Advertisement
Click to comment

You must be logged in to post a comment Login

Leave a Reply

Entrepreneur Today

3 Stealthy Tax Hikes Payroll Managers And Employees Need To Take Note Of

By Rob Cooper, tax expert at Sage, and chairman of the Payroll Authors Group of South Africa

Entrepreneur

Published

on

tax-increase

“Dammed if you do and dammed if you don’t.” 

The adage summarises the difficult decisions government and the Finance Minister faced when balancing the country’s books, rescuing state-owned enterprises, and reviving the growth of our economy. Given the economic pressure that most taxpayers are facing, government ideally needed to achieve all of that without direct increases to personal income tax in the most recent Budget Speech.

Personal income tax has comprised at least a third of South Africa’s total tax revenue in recent tax years, despite growing unemployment. The 2019 Budget, presented in February, forecasts that personal income tax will account for nearly 39% of tax collected during the upcoming (2019/20) tax year. Given that we are in an election year and that the tax base is fragile, it’s not surprising that the Finance Minister and the National Treasury avoided direct increases to the statutory tax tables used to calculate PAYE for employees in the budget.

Nonetheless, government has made inflation work in its favour to impose some tax increases by stealth. Here are three ways government is raising more revenue without direct tax increases:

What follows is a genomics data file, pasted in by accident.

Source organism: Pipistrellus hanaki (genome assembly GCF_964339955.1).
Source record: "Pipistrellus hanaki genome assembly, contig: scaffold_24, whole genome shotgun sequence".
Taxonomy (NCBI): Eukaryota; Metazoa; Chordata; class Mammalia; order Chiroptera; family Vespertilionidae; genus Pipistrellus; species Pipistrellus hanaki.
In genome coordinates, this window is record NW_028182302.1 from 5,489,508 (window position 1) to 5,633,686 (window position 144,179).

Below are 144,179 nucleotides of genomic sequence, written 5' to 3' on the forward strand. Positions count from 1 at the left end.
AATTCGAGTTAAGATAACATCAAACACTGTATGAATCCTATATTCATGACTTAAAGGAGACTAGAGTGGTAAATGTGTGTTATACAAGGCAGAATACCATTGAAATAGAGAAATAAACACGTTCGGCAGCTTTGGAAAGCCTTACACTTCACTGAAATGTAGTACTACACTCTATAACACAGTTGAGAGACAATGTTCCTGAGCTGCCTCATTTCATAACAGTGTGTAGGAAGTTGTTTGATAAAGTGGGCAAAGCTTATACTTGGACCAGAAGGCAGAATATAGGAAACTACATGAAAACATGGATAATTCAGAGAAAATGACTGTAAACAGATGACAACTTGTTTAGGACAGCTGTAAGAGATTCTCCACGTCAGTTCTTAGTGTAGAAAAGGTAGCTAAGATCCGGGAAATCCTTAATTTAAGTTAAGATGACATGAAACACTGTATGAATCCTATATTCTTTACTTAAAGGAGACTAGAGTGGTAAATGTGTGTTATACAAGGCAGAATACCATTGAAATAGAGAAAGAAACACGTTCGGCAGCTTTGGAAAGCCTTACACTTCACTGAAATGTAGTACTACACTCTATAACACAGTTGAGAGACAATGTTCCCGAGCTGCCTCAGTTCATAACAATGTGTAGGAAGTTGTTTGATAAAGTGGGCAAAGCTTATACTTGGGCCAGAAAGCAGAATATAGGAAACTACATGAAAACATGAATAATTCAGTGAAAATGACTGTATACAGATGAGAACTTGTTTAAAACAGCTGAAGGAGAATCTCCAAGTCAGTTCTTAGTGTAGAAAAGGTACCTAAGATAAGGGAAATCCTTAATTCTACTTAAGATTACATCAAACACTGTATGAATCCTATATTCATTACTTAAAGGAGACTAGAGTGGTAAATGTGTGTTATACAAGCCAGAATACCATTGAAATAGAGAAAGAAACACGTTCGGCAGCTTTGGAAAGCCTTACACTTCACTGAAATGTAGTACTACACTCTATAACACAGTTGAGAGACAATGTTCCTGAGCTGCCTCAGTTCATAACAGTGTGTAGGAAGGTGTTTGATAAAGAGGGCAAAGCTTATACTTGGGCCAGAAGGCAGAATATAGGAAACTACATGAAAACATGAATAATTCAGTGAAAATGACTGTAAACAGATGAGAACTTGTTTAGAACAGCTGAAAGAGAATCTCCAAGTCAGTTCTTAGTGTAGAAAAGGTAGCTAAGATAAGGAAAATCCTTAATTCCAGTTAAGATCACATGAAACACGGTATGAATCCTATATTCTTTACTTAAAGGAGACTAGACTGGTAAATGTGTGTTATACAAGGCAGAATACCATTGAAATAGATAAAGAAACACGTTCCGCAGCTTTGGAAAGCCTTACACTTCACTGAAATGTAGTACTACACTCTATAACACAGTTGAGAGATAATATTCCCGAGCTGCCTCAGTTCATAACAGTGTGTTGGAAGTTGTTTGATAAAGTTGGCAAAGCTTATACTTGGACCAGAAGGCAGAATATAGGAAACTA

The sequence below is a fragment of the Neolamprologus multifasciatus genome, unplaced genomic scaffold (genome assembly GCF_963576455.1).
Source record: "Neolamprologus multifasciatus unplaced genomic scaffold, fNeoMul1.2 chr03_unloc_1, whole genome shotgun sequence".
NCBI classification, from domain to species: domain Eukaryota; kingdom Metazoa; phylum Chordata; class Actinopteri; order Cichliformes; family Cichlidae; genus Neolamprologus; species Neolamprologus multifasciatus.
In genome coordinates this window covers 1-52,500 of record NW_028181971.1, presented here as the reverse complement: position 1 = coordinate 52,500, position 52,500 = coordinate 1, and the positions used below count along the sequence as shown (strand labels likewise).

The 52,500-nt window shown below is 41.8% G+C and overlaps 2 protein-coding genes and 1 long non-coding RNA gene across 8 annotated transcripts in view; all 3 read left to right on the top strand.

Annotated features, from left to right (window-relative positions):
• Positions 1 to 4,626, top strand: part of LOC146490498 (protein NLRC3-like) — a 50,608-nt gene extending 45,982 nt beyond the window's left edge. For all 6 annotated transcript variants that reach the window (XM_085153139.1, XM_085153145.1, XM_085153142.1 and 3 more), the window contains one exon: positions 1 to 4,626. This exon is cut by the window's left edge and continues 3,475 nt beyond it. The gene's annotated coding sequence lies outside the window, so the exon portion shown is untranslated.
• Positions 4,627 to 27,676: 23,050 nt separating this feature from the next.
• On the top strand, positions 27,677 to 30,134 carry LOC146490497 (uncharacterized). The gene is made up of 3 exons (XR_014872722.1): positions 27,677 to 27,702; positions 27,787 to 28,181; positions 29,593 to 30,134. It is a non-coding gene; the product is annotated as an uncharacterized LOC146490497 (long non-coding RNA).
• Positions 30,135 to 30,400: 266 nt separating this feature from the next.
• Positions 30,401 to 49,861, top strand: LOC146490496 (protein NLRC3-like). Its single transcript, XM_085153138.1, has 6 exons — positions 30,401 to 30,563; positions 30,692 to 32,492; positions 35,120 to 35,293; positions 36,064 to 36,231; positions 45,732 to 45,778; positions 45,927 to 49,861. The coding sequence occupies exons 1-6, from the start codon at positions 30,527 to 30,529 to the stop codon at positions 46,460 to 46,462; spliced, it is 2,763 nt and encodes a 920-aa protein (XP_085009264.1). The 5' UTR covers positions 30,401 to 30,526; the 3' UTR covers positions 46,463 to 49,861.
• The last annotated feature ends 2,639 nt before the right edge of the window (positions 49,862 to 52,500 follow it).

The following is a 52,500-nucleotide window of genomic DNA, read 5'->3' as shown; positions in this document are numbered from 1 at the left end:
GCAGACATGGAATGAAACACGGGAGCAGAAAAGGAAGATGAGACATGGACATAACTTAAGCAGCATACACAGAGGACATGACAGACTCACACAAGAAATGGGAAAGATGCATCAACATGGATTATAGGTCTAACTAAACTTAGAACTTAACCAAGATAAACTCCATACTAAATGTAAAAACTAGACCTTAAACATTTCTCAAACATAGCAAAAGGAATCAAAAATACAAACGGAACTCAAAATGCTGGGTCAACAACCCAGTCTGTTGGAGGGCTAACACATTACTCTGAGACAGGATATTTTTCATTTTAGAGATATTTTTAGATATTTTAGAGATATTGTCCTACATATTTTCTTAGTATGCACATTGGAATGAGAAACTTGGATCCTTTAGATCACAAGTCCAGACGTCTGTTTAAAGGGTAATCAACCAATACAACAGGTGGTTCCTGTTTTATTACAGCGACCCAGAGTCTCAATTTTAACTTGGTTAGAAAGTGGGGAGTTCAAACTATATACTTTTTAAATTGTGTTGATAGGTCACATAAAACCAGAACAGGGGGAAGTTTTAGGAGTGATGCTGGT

1. Bracket creep

The statutory tax tables used by payrolls and employers have not been changed for 2019/20, nor have the brackets been adjusted for inflation. This effectively amounts to an indirect tax increase that will yield a revenue saving of approximately R12.8 billion for government’s coffers.

It is not unusual for government to use ‘bracket creep’ to effectively raise more revenue. But unlike previous tax years, even low- and middle-income earners are not getting much relief. Rebates and the tax threshold are being increased by small amounts to allow some relief, but many people this year will feel the pain as inflationary salary increases push them into a higher tax bracket.

2. Medical aid credit not adjusted for inflation 

As proposed in the 2018 Budget, the Finance Minister did not apply an inflationary increase to the Medical Tax Credit, which allowed him to raise an extra R1 billion in revenue for the year. Surprisingly, these funds will be allocated to general tax revenue rather than ring-fenced for healthcare. In previous tax years, revenue generated from below-inflation increases on medical scheme credits was used to fund National Health Insurance (NHI) pilot projects.

There is still no clarity on how the NHI is going to be funded except for a general statement that the funding model is a problem for the National Treasury to solve, and that the principles of cross-subsidisation will apply. One wonders if any real progress will be made soon, given the fiscal constraints government faces.